Climate change worsens child malnutrition: study
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Although childhood malnutrition has decreased globally over the past several decades, undernourishment has increased since 2015, in part due to warming temperatures and extreme weather.
The United Nations says 144 million children under five were affected by stunting in 2019 as a result of chronic malnutrition, with a further 47 million suffering from wasting caused by low nutrient intake.
Experts fear that the decline in essential nutrients in an increasing number of regions will challenge humanity's ability to properly feed 10 billion people by mid-century.
A team of researchers led by the University of Vermont examined diet diversity among more than 100,000 under-fives in 19 low-income countries across Asia, Africa and South America.
They then combined this with 30 years of temperature and precipitation data.
They found that higher temperatures were associated with significant reductions in the quality of diet in five of the six regions studied.
"Certainly, future climate changes have been predicted to affect malnutrition, but it surprised us that higher temperatures are already showing an impact," said lead author Meredith Niles, assistant professor of Nutrition and Food Services at Vermont.
The study looked specifically at diet diversity -- a UN metric that measures diet variety and micronutrient intake.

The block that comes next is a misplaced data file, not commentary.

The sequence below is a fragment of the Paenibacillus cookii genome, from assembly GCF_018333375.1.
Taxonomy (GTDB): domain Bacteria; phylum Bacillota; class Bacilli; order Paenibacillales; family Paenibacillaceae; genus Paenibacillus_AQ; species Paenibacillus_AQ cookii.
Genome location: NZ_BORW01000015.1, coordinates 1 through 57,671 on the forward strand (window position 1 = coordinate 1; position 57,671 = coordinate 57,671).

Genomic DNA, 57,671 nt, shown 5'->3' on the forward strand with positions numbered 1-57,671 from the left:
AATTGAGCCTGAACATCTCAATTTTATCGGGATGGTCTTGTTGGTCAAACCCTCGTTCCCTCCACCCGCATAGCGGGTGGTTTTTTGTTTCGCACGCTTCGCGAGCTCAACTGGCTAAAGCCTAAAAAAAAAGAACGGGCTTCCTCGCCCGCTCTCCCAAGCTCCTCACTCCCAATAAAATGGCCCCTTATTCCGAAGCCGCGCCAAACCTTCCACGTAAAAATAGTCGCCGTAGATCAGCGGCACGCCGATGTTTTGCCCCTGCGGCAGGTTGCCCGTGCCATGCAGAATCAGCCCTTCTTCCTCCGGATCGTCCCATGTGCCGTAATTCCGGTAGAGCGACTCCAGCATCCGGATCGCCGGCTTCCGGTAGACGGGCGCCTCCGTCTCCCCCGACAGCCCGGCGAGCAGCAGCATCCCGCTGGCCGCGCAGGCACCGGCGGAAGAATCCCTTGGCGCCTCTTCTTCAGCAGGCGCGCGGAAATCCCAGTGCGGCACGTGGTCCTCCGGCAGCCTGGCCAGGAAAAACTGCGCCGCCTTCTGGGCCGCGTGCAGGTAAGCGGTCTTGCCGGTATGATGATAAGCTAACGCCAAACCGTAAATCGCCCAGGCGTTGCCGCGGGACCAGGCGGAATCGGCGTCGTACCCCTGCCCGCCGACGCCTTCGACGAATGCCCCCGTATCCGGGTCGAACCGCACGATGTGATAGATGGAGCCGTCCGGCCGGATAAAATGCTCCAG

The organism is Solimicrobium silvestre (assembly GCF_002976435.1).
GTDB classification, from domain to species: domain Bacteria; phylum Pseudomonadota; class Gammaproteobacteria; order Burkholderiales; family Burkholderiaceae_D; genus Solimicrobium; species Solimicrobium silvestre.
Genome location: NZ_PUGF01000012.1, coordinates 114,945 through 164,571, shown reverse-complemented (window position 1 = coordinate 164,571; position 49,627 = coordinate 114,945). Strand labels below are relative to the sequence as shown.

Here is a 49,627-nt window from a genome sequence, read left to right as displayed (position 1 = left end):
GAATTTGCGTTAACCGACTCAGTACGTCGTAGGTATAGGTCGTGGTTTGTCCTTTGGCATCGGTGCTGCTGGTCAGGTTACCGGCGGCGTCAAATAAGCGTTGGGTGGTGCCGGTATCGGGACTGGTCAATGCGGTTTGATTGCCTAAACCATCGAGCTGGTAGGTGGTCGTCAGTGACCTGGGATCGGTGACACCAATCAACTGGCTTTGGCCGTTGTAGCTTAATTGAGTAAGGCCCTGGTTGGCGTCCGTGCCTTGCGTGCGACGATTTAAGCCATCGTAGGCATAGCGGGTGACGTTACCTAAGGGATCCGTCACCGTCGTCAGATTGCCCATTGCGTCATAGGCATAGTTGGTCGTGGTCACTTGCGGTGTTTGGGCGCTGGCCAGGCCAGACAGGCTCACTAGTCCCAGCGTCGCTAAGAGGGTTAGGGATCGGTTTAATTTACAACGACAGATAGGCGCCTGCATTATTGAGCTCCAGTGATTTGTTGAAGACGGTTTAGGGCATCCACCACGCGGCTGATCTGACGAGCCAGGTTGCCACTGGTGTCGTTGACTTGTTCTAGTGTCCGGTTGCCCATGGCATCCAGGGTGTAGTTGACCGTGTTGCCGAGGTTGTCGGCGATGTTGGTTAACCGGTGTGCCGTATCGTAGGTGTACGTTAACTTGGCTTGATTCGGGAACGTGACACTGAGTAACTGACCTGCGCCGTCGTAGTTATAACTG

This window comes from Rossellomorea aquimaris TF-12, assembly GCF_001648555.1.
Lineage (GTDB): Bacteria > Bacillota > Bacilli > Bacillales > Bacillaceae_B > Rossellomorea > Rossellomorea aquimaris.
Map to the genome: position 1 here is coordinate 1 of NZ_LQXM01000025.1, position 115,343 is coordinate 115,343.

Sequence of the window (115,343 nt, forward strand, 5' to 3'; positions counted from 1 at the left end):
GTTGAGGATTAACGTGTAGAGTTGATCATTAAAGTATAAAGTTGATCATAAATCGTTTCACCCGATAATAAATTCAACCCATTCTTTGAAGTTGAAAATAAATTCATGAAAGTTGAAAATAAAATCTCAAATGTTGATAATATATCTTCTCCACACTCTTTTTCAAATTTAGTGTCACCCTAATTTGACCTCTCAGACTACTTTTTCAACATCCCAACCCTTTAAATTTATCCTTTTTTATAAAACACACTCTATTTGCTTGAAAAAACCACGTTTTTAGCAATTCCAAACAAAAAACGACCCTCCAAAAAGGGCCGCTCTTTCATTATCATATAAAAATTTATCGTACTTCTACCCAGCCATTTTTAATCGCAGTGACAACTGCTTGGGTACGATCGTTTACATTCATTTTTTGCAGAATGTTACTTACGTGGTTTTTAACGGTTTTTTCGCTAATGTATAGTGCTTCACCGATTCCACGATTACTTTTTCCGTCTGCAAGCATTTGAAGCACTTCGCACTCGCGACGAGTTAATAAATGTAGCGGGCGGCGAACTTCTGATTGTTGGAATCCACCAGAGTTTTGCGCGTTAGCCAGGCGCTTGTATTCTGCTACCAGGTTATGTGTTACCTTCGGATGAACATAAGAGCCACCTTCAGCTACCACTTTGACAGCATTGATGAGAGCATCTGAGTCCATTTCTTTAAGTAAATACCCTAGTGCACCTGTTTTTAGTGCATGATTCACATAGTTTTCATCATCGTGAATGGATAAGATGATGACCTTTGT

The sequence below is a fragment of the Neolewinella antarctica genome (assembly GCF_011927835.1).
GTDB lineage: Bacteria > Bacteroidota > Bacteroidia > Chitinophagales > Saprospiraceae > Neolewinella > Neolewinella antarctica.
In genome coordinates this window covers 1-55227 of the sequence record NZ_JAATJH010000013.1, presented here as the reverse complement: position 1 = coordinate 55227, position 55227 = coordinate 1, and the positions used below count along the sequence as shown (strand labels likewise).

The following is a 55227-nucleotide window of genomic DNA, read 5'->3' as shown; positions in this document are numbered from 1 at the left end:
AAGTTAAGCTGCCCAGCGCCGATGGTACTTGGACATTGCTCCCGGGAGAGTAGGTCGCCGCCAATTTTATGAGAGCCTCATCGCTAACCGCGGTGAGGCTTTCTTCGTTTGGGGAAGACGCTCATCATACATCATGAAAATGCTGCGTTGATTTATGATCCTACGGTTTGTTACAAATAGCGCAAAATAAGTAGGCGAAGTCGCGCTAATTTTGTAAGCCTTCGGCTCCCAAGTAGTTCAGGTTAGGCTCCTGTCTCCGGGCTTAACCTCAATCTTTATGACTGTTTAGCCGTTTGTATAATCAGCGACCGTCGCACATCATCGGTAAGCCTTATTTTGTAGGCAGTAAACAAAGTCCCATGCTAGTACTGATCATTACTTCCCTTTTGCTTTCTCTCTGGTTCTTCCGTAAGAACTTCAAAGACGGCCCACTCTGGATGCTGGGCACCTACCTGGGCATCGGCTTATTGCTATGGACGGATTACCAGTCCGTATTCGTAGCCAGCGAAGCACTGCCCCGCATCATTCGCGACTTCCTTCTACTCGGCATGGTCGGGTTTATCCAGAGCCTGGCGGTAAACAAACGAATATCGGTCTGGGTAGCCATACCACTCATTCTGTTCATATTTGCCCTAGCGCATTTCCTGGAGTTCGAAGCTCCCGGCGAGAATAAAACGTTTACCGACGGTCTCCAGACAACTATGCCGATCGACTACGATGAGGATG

Micronutrients such as iron, folic acid and zinc, as well as vitamins A and D, are critical for physical and mental development in children.
Rising carbon pollution has been shown to reduce the levels of these essential micronutrients in many crop staples, including wheat, rice and legumes.
On average, children in the study had eaten ingredients from 3.2 food groups out of a possible 10 -- including meat and fish, cereals and dark, leafy greens -- in the previous 24 hours.
In contrast, children in China were found to have eaten from more than double the number of food groups -- 6.8 on average.
The study found that warming temperatures and erratic weather patterns could have "profound short- and long-term impacts on child diet diversity".
Higher temperatures can directly impact the yield of globally important staple crops and reduce livestock productivity, both impacting child nutrient intake.
In addition, women who are pregnant during hot spells often deliver babies with lower-than-average birth rates, putting them at additional risk of stunting.
The authors called on governments to incorporate climate change into their plans for improving diets for the most vulnerable children.
"That is something we find again and again in this global research," said co-author Taylor Ricketts, director of the University of Vermont's Gund Institute for Environment.
"Continued environmental degradation has the potential to undermine the impressive global health gains of the last 50 years."